Scotland's justice system needs a new philosophy with a focus on prevention – Karyn McCluskey

My conversations with people around the country this week have been characterised by three things: the burden of the backlog created by Covid; government proposals for transforming adult care and criminal justice social work; and how tired people feel.

Karyn McCluskey says Scotland needs a philosophical discussion around changes to its justice system
Karyn McCluskey says Scotland needs a philosophical discussion around changes to its justice system

The key theme is that change, whether sought or imposed, is a painful process.

There is a national tiredness, with people worn from managing schooling, home life, financial worries and now the darker nights have arrived. It must feel overwhelming. More than ever, people need the opportunity and space to express how they feel, as being heard is crucial, being listened to even more so.

The other two conversations about burden of work and the need for change are complicated by the cumulative organisational tiredness. The need to fix something whilst it’s moving demands much from us, managing the complexity of the day-to-day, whilst crafting space to imagine what else it could look like is a challenge. But it’s a necessary one.

I’ve written about the Christie Commission report on the future of public services in the past and while we have done much, we’re still not focusing enough on preventing the problems which affect the lives of people, families and communities, sometimes leading to involvement in the justice system.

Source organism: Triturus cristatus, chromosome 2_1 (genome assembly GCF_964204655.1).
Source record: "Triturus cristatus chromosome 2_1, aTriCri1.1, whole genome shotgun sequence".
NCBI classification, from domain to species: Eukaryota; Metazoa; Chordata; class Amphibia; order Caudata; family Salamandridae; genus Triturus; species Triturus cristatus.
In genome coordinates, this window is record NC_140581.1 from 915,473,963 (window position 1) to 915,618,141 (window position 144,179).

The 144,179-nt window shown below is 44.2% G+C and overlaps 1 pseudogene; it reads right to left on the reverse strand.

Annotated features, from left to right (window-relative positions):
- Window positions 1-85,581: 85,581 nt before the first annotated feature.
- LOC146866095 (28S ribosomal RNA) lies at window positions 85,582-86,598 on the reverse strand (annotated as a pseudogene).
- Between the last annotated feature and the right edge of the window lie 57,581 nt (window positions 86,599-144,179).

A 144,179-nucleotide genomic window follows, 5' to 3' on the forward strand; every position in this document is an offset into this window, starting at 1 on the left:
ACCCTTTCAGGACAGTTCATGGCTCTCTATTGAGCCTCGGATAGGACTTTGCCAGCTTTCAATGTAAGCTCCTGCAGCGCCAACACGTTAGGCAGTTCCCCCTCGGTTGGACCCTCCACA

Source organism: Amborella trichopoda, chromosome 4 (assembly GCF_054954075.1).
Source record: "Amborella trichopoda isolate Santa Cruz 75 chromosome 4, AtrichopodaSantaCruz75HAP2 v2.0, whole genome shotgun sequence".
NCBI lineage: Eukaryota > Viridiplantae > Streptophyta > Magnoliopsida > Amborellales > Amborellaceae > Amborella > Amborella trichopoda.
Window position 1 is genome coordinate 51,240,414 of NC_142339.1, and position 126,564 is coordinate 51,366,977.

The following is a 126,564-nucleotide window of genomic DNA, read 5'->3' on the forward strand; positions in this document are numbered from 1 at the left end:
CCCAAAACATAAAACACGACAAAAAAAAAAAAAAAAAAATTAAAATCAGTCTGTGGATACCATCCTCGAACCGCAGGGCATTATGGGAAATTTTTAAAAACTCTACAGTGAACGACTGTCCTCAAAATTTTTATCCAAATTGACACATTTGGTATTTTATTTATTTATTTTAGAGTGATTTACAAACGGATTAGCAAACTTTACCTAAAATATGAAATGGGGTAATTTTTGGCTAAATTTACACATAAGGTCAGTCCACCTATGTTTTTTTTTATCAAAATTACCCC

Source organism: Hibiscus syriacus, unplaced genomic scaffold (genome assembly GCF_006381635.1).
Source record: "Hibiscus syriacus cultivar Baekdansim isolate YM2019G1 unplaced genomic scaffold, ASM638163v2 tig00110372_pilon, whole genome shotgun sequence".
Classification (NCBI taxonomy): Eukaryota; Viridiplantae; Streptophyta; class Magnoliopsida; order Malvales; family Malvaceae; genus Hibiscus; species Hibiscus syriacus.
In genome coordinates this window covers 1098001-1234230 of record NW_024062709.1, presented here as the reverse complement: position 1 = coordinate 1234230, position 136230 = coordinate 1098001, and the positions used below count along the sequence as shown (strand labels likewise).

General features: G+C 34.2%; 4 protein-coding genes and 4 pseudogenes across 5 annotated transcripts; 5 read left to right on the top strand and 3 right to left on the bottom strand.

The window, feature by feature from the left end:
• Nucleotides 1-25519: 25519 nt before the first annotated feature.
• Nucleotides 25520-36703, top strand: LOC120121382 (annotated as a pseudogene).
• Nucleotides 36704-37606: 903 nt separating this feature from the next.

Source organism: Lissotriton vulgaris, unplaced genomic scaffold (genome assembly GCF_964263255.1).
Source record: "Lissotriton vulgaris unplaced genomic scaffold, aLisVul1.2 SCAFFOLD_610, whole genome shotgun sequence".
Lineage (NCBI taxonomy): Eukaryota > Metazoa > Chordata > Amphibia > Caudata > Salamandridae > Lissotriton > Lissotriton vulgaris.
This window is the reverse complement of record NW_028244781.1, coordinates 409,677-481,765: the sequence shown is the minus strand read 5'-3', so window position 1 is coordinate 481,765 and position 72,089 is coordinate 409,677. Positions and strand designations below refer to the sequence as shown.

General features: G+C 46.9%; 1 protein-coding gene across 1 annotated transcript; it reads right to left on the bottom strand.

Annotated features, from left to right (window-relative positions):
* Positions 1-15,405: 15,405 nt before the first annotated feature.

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Auditor General Stephen Boyle wrote a few weeks ago that Christie’s “clarion call cannot wait another 10 years”, and I agree that now is the time. There are always much easier things to achieve, demonstrate and set a definitive end date. Effectively addressing the issues which affect people takes boldness, a willingness to stay the course, involving those who are most affected in the decision making. We need to define a destination, plan the journey and keep on the path until we get there.

Planning the route and articulating that vision of the future will need a process of Socratic inquiry: asking a series of questions til we get to the desired knowledge, answer and consensus.

Questions about viewpoint or perspective, implications of action we may take or challenging assumptions: a series of open-ended questions that help us develop a deeper understanding of proposed change.

What would be the alternative to what we have now in justice? Who does it benefit? What would be the consequences of this? Perhaps through this we could get to the concept of Malcolm Gladwell’s tipping point, “that magic moment when an idea, trend, or social behaviour crosses a threshold, tips and spreads like wildfire”.

We do need to get to the tipping point around justice as we seem to have done around early years and supporting young people. That’s not all in place, but we have embraced the evidence and moved towards putting it in action. Good social policy is generally good crime policy. Supporting children, young people and families will help transform Scotland over many decades.

We all must engage in that philosophical discussion around what change could look like in justice and what difference it could make to the people and the country that we live in. This should be at the heart of our decision-making and of any transformation. As Socrates said: “The secret of change is to focus all of your energy not on fighting the old, but on building the new.”

Karyn McCluskey is chief executive of Community Justice Scotland

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